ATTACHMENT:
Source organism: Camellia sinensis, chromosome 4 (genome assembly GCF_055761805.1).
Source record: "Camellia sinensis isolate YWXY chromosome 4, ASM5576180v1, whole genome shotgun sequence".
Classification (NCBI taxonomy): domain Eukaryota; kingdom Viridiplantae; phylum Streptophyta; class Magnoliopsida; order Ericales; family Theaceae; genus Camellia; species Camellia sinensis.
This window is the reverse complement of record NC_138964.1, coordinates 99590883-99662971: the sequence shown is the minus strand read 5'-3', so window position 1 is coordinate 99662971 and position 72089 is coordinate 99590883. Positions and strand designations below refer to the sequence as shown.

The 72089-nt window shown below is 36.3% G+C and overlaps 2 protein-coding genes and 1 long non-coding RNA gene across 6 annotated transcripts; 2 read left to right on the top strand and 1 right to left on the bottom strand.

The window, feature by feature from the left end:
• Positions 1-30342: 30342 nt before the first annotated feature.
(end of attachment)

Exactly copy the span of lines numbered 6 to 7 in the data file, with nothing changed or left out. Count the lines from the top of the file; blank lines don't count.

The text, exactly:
The window, feature by feature from the left end:
• Positions 1-30342: 30342 nt before the first annotated feature.